Join Date: May 2002
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When a sail is fairly well-trimmed, there is a point at which all the wrinkles are out of it, and the telltales are flying fairly well, and any further adjustments don't change the overall appearance of the sail to any appreciable extent, but that doesn't mean that the sail's power or performance can't be affected by slight changes in the controls, especially in light air. The reason why most people find it so difficult to sail in light air is because you have to trim the sails as perfectly as possible. Because the wind is so light, the telltales and woolies and vane don't behave normally, so you don't have the usual indicators to help you trim the sails. You can't afford to waste any of the available wisps of moving air through imperfect sail trim, and you have to try to find that perfect sail trim by trial and error. A good racing skipper might ask for a sheet or outhaul to be eased by an inch to generate a little more power to drive the boat through a slight chop or through a boat wake. The fact that the adjustment is so slight that it doesn't noticeably change the shape of the sail doesn't mean that the adjustment doesn't have any effect.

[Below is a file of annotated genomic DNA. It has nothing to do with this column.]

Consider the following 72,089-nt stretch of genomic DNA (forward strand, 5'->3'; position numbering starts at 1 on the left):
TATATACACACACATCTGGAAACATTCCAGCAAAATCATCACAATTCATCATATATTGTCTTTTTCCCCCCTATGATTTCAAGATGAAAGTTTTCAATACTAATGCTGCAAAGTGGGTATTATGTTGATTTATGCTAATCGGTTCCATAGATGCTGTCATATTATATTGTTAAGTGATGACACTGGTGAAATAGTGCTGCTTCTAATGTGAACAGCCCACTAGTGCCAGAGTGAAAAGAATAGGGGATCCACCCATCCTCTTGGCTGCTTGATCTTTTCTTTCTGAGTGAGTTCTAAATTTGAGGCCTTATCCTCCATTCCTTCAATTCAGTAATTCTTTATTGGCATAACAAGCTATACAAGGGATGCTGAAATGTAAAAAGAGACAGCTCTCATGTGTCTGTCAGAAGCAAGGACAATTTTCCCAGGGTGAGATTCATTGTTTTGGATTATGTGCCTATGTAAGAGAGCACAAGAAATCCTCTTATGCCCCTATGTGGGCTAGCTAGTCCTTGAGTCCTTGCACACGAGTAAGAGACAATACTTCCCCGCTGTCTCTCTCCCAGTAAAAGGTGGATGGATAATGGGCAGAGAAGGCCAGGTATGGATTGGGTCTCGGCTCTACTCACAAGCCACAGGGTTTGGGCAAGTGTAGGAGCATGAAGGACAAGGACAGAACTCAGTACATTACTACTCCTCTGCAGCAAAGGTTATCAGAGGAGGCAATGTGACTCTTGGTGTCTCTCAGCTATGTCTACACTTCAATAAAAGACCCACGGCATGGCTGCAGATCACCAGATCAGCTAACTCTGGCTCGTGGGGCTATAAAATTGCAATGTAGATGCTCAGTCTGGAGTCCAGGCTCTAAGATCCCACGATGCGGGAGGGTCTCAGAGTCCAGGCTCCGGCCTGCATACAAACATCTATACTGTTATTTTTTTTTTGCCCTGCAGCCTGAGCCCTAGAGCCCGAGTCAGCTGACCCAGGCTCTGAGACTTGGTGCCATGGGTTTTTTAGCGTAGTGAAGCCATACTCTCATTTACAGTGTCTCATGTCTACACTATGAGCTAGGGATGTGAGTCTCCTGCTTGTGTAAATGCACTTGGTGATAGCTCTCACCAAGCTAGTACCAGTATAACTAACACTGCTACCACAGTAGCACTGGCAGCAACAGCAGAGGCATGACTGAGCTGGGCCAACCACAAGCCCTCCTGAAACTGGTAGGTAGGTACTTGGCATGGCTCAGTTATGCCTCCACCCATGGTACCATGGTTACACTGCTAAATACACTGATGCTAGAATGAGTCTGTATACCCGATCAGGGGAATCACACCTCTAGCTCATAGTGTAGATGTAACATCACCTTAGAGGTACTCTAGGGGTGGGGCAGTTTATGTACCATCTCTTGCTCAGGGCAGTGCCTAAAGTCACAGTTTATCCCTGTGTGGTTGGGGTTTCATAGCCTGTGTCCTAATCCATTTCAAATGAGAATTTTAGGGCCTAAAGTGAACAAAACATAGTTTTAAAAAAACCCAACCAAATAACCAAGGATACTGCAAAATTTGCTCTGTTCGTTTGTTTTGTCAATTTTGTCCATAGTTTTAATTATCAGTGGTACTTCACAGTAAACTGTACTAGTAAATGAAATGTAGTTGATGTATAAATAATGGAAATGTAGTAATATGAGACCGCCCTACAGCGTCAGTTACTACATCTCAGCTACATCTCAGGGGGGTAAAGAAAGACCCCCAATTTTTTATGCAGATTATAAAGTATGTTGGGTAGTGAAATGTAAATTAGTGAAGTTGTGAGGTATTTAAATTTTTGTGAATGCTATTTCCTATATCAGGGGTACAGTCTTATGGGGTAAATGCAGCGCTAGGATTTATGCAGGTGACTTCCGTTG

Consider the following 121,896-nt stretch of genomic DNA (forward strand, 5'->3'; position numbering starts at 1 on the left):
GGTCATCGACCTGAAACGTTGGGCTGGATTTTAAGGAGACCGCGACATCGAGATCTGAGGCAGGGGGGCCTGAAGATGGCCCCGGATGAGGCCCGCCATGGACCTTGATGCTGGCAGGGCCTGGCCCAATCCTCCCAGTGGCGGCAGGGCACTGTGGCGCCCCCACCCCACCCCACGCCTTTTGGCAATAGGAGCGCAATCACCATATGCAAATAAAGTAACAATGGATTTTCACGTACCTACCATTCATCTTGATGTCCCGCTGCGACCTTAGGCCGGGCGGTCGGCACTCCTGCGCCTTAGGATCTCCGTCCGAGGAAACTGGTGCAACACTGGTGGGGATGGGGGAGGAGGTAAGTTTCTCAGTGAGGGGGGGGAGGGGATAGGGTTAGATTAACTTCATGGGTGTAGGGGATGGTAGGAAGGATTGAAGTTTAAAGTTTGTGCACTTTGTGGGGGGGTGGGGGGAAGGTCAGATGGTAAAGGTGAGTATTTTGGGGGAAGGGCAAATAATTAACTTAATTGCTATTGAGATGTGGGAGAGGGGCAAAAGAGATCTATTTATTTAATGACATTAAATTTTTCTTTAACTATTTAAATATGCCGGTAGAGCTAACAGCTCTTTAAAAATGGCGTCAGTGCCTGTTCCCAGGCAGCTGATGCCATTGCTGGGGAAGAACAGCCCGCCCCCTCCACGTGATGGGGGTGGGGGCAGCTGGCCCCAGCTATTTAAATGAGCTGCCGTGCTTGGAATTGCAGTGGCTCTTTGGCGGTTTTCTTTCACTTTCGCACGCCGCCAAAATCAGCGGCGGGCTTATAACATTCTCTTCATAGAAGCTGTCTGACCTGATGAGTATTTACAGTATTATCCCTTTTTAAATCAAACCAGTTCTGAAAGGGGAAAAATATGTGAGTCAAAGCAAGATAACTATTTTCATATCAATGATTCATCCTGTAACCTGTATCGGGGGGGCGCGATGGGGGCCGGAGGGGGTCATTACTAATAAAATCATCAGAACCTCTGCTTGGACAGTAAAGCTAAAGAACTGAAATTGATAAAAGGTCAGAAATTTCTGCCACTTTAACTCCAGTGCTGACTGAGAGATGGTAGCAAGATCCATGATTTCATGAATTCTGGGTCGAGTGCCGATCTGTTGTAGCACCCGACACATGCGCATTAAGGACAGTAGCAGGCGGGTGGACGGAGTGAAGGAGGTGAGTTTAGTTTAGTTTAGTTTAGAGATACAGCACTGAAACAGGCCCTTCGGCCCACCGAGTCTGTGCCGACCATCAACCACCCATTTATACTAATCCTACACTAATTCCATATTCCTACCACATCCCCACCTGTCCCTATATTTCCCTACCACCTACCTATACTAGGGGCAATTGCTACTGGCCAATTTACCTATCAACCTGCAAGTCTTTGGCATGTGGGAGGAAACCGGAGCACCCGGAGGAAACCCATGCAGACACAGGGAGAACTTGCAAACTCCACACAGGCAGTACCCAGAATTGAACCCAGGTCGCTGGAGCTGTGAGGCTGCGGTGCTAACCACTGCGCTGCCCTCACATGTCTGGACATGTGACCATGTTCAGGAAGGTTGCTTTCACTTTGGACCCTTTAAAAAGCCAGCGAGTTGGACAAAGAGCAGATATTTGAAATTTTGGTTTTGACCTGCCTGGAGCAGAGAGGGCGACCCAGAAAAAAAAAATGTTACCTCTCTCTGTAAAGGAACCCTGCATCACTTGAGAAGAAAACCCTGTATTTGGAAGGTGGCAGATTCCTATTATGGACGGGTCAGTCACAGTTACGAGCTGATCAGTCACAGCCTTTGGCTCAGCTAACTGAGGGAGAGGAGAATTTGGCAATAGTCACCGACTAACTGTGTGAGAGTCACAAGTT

When you're crewing on another person's boat, always trust that the skipper or sail trimmer knows the boat and sails better than you do, and give him whatever sail trim he requests, whether you agree with it or not. The only way you can change his thinking about sail trim is by demonstrating your knowledge whenever you have an opportunity, and that is only likely to happen after many races with him.